State economic outlook is uncertain


With the recent release of the updated forecast from the Office of Minnesota Management and Budget, we can now see definitively that state's budget outlook is stable, despite slower economic growth than what was anticipated last November.

For fiscal year 2016-17, revenues are now forecast to be $42.3 billion and current law spending (any spending as authorized in current law and appropriated by the Legislature) is forecast to be $41.5 billion. Total general fund reserves increased by $8 million and as a result, the projected budgetary balance in the current biennium is now $900 million.

Changing economic conditions is what drives these significant changes in the forecast between November and February. Overall, the U.S. economic outlook has weakened. While our country saw increased consumer spending and homebuilding activity in 2015, there were also negative influences driving the outlook lower than expected: an excess of business inventories, depressed oil-related investments and the stronger U.S. dollar slowing global trade. The forecast for real gross domestic product growth has lowered from 2.9 percent in November to a projected 2.4 percent, though the projection for 2017 remains at 2.8 percent.

On the positive side, Minnesota's spending forecasts are lower due to an increased allotment of federal Children's Health Insurance Program funding, which will result in lower state obligations for medical assistance. This alone accounts for approximately $100 million less spending in fiscal years 2016-17.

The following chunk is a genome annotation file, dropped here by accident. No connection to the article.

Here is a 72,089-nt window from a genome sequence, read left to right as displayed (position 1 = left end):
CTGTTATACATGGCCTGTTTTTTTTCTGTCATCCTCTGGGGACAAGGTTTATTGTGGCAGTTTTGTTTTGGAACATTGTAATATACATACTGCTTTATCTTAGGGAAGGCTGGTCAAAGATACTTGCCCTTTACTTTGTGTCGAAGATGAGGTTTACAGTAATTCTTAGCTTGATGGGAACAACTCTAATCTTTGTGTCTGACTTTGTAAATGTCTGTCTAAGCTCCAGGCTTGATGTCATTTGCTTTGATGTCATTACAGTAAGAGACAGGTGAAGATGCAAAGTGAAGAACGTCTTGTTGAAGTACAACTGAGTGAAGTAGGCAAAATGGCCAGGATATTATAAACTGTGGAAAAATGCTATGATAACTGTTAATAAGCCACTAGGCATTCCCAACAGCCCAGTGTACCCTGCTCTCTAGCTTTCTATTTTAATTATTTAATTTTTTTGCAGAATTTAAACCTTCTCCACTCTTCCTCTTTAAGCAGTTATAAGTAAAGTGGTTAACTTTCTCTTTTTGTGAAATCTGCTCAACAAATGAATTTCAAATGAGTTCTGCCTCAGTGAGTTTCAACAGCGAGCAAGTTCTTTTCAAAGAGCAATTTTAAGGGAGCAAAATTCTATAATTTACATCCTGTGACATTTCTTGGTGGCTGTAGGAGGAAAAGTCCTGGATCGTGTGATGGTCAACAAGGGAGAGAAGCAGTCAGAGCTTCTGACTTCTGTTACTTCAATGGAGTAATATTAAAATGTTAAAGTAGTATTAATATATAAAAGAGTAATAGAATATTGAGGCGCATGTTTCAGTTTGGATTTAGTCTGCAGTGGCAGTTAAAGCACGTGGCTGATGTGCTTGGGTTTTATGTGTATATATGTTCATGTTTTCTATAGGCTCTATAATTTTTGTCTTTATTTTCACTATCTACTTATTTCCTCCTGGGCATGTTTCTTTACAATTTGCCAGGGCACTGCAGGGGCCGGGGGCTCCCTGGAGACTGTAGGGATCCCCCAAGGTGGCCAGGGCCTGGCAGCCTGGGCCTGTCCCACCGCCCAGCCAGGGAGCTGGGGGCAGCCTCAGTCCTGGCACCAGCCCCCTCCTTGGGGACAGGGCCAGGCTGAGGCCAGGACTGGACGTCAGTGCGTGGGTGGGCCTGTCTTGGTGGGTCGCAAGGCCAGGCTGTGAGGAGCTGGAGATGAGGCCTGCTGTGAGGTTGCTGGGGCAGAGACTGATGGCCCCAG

What about the next biennium? Projections into FY 2018-19 indicate a surplus of $1.18 billion, which is down significantly from last November. Forecasting is always subject to economic adjustments, as well as any budgetary adjustments done by the Legislature.

Essentially, the forecast indicates that Minnesota's economy and budget remain stable. But the outlook is uncertain. As we enter into the 2016 legislative session, our focus should be on providing opportunity for ordinary Minnesotans who are squeezed by an economy that is not working for everyone. We owe it to Minnesota to be responsible in our policymaking and to listen to everyday people facing real challenges in the costs of health care, student debt, housing and many other areas. This is no time to be considering corporate special interest wish lists. Rather, it is a time to invest in working Minnesota families.

Erik Simonson, DFL-Duluth, is the Minnesota state representative for District 7B.